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Comfort is a sense of physical or psychological ease, often characterized as a lack of hardship.


  • It's grand, and you canna expect to be baith grand and comfortable.
  • Tomorrow is another day” is something you can say only to yourself, not to the person you want to comfort.
    • Fausto Cercignani in: Brian Morris, Quotes we cherish. Quotations from Fausto Cercignani, 2014, p. 27.
  • [Steven Spielberg's films] are comforting, they always give you answers and I don't think they're very clever answers. … The success of most Hollywood films these days is down to fact that they're comforting. They tie things up in nice little bows and give you answers, even if the answers are stupid, you go home and you don't have to think about it. … The great filmmakers make you go home and think about it.
  • Is there no balm in Gilead?
    • Jeremiah, VIII, 22. "Is there no treacle in Gilead?" Version from the "Treacle Bible" (1568). Spelled also "truacle" or "tryacle" in the Great Bible (1541), Bishops' Bible (1561).
  • And He that doth the ravens feed,
    Yea, providently caters for the sparrow,
    Be comfort to my age!
  • That comfort comes too late;
    'Tis like a pardon after execution;
    That gentle physic, given in time, had cur'd me;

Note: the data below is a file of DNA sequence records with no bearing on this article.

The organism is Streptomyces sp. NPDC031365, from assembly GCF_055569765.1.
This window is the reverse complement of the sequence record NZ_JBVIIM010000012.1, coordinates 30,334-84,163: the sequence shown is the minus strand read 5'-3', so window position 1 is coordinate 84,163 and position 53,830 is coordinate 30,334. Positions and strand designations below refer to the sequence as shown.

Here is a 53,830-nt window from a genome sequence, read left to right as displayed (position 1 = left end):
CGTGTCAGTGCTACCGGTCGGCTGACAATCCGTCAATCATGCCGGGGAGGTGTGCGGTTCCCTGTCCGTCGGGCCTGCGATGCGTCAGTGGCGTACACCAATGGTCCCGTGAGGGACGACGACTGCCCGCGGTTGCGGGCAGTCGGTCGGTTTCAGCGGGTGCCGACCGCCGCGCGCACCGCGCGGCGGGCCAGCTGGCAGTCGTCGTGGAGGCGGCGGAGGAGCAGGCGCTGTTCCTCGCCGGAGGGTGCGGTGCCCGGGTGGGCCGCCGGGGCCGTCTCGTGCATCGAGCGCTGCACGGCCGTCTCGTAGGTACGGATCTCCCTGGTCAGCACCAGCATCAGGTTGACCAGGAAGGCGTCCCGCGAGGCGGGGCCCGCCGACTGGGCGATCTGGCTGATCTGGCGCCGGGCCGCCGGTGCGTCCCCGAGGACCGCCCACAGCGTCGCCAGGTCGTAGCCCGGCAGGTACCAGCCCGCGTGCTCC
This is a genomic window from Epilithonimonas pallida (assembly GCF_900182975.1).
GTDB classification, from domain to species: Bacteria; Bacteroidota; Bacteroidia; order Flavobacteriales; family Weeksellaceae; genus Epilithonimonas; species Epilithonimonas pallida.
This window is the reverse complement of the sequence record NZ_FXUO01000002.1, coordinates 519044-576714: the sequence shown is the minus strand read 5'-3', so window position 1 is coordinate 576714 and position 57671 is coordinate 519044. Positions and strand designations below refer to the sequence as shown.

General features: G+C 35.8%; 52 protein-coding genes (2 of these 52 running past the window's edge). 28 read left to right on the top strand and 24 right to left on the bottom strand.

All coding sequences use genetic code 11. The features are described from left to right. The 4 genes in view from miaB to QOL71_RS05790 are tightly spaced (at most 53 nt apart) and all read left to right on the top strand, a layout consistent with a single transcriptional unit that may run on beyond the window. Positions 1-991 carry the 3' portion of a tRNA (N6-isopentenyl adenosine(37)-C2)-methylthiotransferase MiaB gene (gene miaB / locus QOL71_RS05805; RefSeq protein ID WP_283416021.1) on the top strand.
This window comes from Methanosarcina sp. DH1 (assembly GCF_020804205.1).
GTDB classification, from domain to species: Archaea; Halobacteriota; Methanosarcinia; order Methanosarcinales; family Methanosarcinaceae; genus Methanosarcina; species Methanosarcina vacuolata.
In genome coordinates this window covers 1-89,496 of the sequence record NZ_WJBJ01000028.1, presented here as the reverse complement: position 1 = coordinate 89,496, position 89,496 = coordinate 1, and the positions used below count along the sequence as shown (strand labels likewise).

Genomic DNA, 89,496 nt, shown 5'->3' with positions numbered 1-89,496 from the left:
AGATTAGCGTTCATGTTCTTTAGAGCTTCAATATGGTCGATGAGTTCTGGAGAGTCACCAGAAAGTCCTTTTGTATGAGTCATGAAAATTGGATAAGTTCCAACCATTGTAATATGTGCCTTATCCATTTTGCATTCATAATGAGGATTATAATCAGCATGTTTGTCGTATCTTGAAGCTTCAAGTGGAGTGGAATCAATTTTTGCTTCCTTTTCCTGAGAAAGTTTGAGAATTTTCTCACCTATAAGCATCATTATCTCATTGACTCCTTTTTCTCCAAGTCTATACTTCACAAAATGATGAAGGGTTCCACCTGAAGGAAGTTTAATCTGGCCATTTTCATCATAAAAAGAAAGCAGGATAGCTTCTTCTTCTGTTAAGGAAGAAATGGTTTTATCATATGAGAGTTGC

But now I am past all comforts here, but Prayers.
  • Mothers obtain it from their children, and men from their dogs.
  • The evolutionary urge drives man to seek for intenser forms of fulfillment, since his basic urge is for more life, more consciousness, and this contentment has an air of stagnation that the healthy mind rejects. (This recognition lies at the centre of my own 'outsider theory': that there are human beings to whom comfort means nothing, but whose happiness consists in following an obscure inner-drive, an 'appetite for reality'.)

Hoyt's New Cyclopedia Of Practical Quotations[edit]

Quotes reported in Hoyt's New Cyclopedia Of Practical Quotations (1922), p. 124.
  • They have most satisfaction in themselves, and consequently the sweetest relish of their creature comforts.
  • Miserable comforters are ye all.
    • Job, XVI, 2.
  • From out the throng and stress of lies,
    From out the painful noise of sighs,
    One voice of comfort seems to rise:
    "It is the meaner part that dies."
  • Thy rod and thy staff they comfort me.
    • Psalms, XXIII, 4.

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